It is likely that carriers may underestimate or overestimate the potential cost of EUAs, and consequently under or over charge their customers accordingly, in comparison with the ‘real’ cost of the EU ETS. There are risks to customers in:
- paying in excess of the market value for an emissions surcharge and generating a profit for carriers; or
- paying below market value for an emissions surcharge in one year, and subsequently facing a larger emissions surcharge the following year to mitigate the shortfall.
Fluctuations in the emissions surcharge over time and between carriers will make it difficult for customers to analyse and get an overview of emissions surcharges across carrier portfolios; making it difficult to manage their volume allocations and estimated spend going forward.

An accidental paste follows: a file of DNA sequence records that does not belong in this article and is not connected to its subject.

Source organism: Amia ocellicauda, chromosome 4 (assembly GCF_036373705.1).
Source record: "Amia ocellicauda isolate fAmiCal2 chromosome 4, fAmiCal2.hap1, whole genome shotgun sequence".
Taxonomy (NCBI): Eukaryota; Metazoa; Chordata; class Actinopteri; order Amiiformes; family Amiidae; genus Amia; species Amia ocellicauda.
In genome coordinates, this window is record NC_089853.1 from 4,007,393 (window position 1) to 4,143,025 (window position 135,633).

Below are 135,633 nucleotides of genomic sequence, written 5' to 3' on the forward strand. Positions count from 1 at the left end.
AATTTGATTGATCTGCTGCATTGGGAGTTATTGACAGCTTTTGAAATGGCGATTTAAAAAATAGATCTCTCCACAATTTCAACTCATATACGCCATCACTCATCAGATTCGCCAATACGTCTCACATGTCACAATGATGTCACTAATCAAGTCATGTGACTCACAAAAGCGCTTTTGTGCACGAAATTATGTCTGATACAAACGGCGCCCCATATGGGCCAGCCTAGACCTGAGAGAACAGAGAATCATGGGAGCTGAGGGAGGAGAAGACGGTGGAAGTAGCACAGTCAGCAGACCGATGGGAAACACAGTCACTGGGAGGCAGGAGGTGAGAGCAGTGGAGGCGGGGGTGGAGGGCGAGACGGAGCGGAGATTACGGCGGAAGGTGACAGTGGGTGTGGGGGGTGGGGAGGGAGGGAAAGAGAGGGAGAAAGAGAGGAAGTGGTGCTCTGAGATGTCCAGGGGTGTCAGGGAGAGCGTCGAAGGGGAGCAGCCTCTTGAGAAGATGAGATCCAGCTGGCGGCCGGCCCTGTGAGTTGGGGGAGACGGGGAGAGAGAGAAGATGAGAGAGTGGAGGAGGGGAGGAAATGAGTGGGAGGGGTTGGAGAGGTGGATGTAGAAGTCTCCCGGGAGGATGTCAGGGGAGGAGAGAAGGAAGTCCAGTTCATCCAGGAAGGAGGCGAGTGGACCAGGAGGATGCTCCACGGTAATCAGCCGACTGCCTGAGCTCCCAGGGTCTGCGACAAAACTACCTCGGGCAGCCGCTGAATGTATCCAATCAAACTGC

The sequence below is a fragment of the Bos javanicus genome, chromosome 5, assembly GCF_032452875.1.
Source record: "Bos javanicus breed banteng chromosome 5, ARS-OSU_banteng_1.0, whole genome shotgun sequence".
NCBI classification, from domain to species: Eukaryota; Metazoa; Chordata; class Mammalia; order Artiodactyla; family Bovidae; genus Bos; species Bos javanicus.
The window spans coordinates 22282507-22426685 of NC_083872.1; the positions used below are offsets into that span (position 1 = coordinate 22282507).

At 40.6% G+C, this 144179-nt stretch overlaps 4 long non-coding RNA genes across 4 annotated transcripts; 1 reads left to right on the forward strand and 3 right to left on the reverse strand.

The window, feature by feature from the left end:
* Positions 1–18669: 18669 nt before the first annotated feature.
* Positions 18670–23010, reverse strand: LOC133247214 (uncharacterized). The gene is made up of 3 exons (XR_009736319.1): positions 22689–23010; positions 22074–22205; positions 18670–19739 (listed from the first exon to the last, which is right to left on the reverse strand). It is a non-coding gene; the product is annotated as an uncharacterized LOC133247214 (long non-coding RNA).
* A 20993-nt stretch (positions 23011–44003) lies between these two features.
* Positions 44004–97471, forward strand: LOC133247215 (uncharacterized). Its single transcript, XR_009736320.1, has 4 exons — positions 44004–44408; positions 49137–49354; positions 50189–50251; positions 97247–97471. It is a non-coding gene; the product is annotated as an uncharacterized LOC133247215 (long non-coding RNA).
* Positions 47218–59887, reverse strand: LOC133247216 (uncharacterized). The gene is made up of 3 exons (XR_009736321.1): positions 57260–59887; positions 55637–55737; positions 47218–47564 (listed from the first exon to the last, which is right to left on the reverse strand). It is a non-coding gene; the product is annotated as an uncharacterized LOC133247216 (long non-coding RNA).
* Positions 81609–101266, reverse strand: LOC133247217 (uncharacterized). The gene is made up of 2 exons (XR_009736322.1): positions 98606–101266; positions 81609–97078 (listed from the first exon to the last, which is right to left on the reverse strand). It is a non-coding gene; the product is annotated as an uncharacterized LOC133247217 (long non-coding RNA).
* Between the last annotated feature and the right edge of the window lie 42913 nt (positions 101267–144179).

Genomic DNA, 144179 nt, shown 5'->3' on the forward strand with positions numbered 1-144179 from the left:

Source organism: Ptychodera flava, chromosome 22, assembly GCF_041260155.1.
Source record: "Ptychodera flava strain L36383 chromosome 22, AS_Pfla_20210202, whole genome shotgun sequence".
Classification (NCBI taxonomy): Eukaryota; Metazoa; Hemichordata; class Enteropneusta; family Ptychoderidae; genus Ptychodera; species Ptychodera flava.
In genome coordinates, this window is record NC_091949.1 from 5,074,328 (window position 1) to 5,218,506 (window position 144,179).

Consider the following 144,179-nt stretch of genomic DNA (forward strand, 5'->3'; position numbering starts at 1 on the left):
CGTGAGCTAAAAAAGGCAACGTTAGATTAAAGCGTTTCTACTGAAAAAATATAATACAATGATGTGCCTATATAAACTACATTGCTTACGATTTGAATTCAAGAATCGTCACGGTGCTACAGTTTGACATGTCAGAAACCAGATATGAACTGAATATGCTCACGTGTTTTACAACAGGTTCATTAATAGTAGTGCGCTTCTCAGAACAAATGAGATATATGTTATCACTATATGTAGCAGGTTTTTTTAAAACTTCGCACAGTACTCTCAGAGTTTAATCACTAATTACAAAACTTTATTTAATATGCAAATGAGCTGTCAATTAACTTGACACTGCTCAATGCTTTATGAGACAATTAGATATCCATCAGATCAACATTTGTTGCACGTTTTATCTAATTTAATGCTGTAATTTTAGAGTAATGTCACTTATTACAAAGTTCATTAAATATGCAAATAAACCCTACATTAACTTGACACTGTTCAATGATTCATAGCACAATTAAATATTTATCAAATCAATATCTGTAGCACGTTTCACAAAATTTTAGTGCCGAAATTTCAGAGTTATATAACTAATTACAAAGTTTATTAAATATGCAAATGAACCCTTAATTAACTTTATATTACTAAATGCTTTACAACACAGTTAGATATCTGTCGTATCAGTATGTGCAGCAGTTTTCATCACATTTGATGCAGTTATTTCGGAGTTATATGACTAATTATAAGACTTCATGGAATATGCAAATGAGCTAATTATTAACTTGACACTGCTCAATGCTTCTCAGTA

Avoiding the Emissions Surcharge
Of course, another potential outcome is that customers may opt to avoid shipping some of their goods on voyages subject to an emissions surcharge by either:
1. Varying the Routing
Customers may ship goods via a different carrier and/or service, or even a different mode of transport where feasible, to minimise or avoid an emissions surcharge by electing for a service where the last port of call is outside the EU. If there is modal shift to road or rail from sea, this will clearly undermine the objective of the EU ETS.
When a vessel sails to or from an EU port from faraway (e.g. the Americas or Far East etc.) introducing a port of call closer to the EU will reduce the EUAs needed to be surrendered for that voyage, as the EU ETS only looks at the last port of call when calculating the GHG emissions. Of course, customers should remember that certain designated non-EU transhipment ports within 300 nm of an EU port will be considered an EU port under the EU ETS. At present, only the Port of Tanger-Med in Morocco and Port Said East in Egypt have been designated as such.